We're told time and time again that what we need is better willpower?
Yet, science and endless studies have shown willpower to be ineffective. If you're tired, for example, you'll do things that you don't normally tend to do. Your willpower is completely ineffective in many situations.
However, numbers help. How do they help and why are they so underrated?
Let's find out.
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How do you pay for your house when your mortgage payments are as high as 9%?
We decided to buy our house four months after we moved to New Zealand. The mortgage seemed manageable, even though the interest rate was relatively high back then.
We read several books to make doubly sure we paid our mortgage efficiently.
One was by author Anita Bell, called: Your Mortgage and How to pay it off in five years (by someone who did it in three). She had several pieces of advice and a system to pay off the mortgage. The lesson we took from the book was how we needed to monitor our “eating out” expenditure.
We decided to spend $150 per month on “eating out”.
If we were careful and went to places that weren't so expensive, we could eat out about five times a month. However, if we decided to splurge and spend the entire budget in the first week, there would be no “eating out” for the rest of the month.
Before we set out this benchmark, we believed we weren't eating out so much after all. When we did look at our credit card bill, we'd be spending twice or thrice the amount.
However, there was a clear benchmark once we decided on the amount. Once we reached the $150 mark, we had to stop.
Benchmarks (rather than willpower) are an ideal way to reach almost all your goals.
Take the example of Ravi Gupta from Sequoia Capital. He aims to keep fit, not just for himself, but to be healthy enough to “run with his young kids”. In an interview, he mentioned how some people love exercise. As you can tell, he's not one of those people.
To keep his weight under check, not only would he need to exercise, but he would also need to eat smarter. His trainer gave him a benchmark: There are 21 meals in a week. If you want to lose weight, 19—or more—of those meals must be good. To maintain your weight, 15-19 of them. If it's less than 15, you're going to gain weight.
Willpower asks you to choose, to make a decision.
If you want to take willpower out of the equation, decision-making must be minimal. It's just a count, instead. You're not deciding if you are going to go for a walk or not. If you step on the street at 6 am, you'll find the people who go for a walk do so based on their benchmark. One of these people we know of is a 65 year 0ld named Eddie.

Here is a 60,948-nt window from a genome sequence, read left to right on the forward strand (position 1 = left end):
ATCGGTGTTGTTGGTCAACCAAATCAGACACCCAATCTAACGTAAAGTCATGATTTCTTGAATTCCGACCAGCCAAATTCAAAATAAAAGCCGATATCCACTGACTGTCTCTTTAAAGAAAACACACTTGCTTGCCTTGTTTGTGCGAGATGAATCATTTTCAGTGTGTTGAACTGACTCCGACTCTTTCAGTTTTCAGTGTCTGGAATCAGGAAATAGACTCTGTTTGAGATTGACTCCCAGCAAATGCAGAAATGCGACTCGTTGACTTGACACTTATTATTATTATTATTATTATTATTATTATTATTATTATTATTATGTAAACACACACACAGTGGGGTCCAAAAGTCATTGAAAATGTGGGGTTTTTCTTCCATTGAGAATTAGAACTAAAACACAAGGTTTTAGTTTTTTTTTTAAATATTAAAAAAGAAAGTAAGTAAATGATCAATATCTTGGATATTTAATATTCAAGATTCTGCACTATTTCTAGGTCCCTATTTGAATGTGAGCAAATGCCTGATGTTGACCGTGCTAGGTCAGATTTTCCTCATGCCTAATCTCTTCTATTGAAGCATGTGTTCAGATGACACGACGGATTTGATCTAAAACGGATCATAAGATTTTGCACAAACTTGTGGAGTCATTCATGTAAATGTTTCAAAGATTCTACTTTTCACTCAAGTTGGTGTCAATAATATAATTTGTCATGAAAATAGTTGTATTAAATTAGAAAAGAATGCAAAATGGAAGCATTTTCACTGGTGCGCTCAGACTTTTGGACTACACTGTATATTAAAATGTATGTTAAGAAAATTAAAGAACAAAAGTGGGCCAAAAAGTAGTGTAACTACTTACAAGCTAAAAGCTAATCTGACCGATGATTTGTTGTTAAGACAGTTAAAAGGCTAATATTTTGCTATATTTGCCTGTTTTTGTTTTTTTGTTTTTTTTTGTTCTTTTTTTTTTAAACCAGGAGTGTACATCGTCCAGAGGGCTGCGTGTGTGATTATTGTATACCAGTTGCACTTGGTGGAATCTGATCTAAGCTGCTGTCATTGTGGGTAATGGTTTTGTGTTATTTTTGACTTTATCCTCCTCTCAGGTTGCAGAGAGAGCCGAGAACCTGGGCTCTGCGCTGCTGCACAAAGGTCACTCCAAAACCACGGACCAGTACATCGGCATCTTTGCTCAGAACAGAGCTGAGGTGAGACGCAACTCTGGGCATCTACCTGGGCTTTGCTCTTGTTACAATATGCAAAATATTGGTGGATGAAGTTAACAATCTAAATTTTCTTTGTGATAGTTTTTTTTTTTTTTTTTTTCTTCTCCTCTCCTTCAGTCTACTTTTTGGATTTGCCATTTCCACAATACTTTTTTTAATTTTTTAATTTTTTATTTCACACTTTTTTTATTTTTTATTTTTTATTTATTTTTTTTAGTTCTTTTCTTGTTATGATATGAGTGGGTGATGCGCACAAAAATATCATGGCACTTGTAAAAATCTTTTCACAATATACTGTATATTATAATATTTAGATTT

“If it's raining, I don't walk,” he told us one day.
Eddie wakes up every morning and listens to the sound of precipitation. If it's already raining, he stays indoors. If the rain is in the forecast, he still goes for a walk. The only thing that stops him from walking is if it's raining at the point of departure.
It rains about 180 days in Auckland annually: Guess how many days Eddie stays at home? He's always on the road at 6 am all year long because there are only so many days that it rains at the exact moment he's leaving the door.
Willpower is tiring almost all the time.
It might sound like keeping the expenses to $150 a month or counting how many meals you eat is just another form of willpower. And it's fair to say it does sound like willpower. Yet it spurs people on in a completely different way when they have something numerical.
In some situations where there's nothing to count at all.
You don't say: I'll brush my teeth on five days out of seven. You brush daily; if you don't, there's a fair chance of tooth decay. If you choose to do something every day, that also strips the willpower out of all its strength.
Put another way, if you have to make a decision, then you are going to need willpower. If you don't have to decide, you'll get at least a little bit, if not all, of the work done.
Most times, the ones that meet their goals are the ones with a mantra.
I wake up before 4 am, but that's because I'm at work at 4 am. Do I like to wake up that early? Not really. I envy those who can sleep in until 7 am or later. Even so, it's easy to do nothing, even if I'm up. I can read the news, go through e-mail or even watch Netflix at that early hour.
What gets me to get out of bed and go to the office in the dark morning? It's simply a mantra I have that goes like this: successful people hate doing the same things that unsuccessful people hate doing, but they do it anyway.
The mantra takes the decision-making away from my hands.
I don't have to decide because it's constantly reminding me that I have to get to work or I won't do what I have set out for the day. That very same mantra plays a reverse role when I'm on holiday and often seem to sleep in until almost 5:30 am 🙂
The success when I'm on vacation is to sleep in as much as possible. In both cases, the main factor isn't willpower. It's the absence of decision-making. If you have to make a decision, you're already putting yourself in a position where there's a greater chance of failure because willpower is tiring.
There will be days when I throw the mantra, numbers and willpower in the garbage
On some days you're too overwhelmed, or just too tired. I find that I eat too much on those days. I rustle through the snack boxes; I dig up the cheese from the fridge; if there's icecream I'll probably have several helpings. Everyone is entitled to their little breakdown from time to time.
However, on most days, things go smoother simply because there's a system in place. It's not easy—which is why it's almost always a struggle, but without a tiny system of this nature, all we end up doing is reading one more book, one more article on habits, and not getting things done.
Get yourself a mantra or a numerical benchmark. Try it. It's worth the tiny effort.